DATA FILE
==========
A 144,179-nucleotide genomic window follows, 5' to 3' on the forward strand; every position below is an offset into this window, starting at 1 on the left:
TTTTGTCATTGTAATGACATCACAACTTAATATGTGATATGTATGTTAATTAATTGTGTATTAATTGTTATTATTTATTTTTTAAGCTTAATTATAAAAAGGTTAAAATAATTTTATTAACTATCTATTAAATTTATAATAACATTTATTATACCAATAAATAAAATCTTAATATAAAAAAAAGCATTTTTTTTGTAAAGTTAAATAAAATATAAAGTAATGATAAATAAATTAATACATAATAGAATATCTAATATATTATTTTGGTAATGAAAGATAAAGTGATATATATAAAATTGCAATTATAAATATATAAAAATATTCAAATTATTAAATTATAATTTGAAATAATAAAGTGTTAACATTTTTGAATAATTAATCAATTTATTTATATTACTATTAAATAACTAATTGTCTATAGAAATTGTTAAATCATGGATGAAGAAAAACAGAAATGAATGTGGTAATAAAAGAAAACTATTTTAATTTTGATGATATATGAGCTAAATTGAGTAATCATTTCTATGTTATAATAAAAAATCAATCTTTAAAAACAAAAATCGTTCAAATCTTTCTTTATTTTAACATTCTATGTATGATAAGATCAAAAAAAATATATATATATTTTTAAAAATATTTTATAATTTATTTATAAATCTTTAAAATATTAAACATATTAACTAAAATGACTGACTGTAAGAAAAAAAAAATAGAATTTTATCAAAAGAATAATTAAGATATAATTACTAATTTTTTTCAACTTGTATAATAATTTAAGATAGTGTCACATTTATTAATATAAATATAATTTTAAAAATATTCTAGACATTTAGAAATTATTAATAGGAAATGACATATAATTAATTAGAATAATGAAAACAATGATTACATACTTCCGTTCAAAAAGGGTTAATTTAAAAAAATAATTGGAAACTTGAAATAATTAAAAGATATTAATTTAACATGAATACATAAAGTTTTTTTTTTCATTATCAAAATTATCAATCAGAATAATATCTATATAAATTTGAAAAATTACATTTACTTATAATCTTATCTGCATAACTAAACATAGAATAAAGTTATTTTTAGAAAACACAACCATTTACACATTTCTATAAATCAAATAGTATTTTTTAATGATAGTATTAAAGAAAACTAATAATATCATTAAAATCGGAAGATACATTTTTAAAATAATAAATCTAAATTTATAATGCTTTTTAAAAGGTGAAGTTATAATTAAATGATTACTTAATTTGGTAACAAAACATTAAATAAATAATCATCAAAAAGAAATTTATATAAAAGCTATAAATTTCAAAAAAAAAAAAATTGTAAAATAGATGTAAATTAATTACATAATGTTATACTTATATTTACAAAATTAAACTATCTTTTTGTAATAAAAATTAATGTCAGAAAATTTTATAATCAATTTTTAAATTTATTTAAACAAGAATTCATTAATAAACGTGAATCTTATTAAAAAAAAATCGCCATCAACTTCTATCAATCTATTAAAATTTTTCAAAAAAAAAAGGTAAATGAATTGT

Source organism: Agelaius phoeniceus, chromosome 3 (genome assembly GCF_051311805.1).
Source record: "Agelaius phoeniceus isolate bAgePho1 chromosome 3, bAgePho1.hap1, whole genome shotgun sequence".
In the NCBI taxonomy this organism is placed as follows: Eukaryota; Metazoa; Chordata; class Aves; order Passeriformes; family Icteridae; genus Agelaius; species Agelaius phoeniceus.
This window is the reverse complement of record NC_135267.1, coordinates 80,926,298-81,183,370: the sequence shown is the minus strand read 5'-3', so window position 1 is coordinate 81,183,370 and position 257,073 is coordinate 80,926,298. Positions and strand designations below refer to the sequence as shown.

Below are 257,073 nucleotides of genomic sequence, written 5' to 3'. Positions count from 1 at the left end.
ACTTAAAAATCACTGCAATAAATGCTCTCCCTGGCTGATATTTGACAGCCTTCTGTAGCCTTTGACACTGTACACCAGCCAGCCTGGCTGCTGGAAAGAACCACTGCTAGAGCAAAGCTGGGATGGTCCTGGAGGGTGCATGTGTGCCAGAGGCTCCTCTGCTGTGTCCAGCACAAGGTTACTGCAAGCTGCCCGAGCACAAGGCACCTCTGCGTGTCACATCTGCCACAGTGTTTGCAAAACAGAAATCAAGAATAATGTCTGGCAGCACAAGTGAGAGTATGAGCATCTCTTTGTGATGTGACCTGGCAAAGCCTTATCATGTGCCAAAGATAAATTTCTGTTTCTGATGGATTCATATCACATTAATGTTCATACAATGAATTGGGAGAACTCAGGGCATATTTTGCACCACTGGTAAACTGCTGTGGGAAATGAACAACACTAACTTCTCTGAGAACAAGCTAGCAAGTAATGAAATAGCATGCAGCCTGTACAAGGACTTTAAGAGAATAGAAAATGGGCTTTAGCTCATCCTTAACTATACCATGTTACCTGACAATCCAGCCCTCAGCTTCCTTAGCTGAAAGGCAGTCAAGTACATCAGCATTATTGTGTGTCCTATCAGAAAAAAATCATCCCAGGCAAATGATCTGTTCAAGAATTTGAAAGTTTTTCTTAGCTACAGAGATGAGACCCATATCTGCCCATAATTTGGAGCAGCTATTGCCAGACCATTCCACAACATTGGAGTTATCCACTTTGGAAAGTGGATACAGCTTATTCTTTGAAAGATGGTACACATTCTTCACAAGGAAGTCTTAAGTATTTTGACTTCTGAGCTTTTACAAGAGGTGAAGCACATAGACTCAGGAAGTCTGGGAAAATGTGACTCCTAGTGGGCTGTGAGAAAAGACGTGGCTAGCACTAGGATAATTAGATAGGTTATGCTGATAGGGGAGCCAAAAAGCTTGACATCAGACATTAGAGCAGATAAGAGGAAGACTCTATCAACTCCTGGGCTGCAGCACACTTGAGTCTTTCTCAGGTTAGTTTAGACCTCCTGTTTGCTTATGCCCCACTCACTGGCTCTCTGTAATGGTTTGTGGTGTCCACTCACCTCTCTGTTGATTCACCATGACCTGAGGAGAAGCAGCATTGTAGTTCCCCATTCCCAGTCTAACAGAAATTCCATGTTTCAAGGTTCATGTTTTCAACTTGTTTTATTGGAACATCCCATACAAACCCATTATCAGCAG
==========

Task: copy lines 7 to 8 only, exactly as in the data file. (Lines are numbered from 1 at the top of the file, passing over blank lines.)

Below are 257,073 nucleotides of genomic sequence, written 5' to 3'. Positions count from 1 at the left end.
ACTTAAAAATCACTGCAATAAATGCTCTCCCTGGCTGATATTTGACAGCCTTCTGTAGCCTTTGACACTGTACACCAGCCAGCCTGGCTGCTGGAAAGAACCACTGCTAGAGCAAAGCTGGGATGGTCCTGGAGGGTGCATGTGTGCCAGAGGCTCCTCTGCTGTGTCCAGCACAAGGTTACTGCAAGCTGCCCGAGCACAAGGCACCTCTGCGTGTCACATCTGCCACAGTGTTTGCAAAACAGAAATCAAGAATAATGTCTGGCAGCACAAGTGAGAGTATGAGCATCTCTTTGTGATGTGACCTGGCAAAGCCTTATCATGTGCCAAAGATAAATTTCTGTTTCTGATGGATTCATATCACATTAATGTTCATACAATGAATTGGGAGAACTCAGGGCATATTTTGCACCACTGGTAAACTGCTGTGGGAAATGAACAACACTAACTTCTCTGAGAACAAGCTAGCAAGTAATGAAATAGCATGCAGCCTGTACAAGGACTTTAAGAGAATAGAAAATGGGCTTTAGCTCATCCTTAACTATACCATGTTACCTGACAATCCAGCCCTCAGCTTCCTTAGCTGAAAGGCAGTCAAGTACATCAGCATTATTGTGTGTCCTATCAGAAAAAAATCATCCCAGGCAAATGATCTGTTCAAGAATTTGAAAGTTTTTCTTAGCTACAGAGATGAGACCCATATCTGCCCATAATTTGGAGCAGCTATTGCCAGACCATTCCACAACATTGGAGTTATCCACTTTGGAAAGTGGATACAGCTTATTCTTTGAAAGATGGTACACATTCTTCACAAGGAAGTCTTAAGTATTTTGACTTCTGAGCTTTTACAAGAGGTGAAGCACATAGACTCAGGAAGTCTGGGAAAATGTGACTCCTAGTGGGCTGTGAGAAAAGACGTGGCTAGCACTAGGATAATTAGATAGGTTATGCTGATAGGGGAGCCAAAAAGCTTGACATCAGACATTAGAGCAGATAAGAGGAAGACTCTATCAACTCCTGGGCTGCAGCACACTTGAGTCTTTCTCAGGTTAGTTTAGACCTCCTGTTTGCTTATGCCCCACTCACTGGCTCTCTGTAATGGTTTGTGGTGTCCACTCACCTCTCTGTTGATTCACCATGACCTGAGGAGAAGCAGCATTGTAGTTCCCCATTCCCAGTCTAACAGAAATTCCATGTTTCAAGGTTCATGTTTTCAACTTGTTTTATTGGAACATCCCATACAAACCCATTATCAGCAG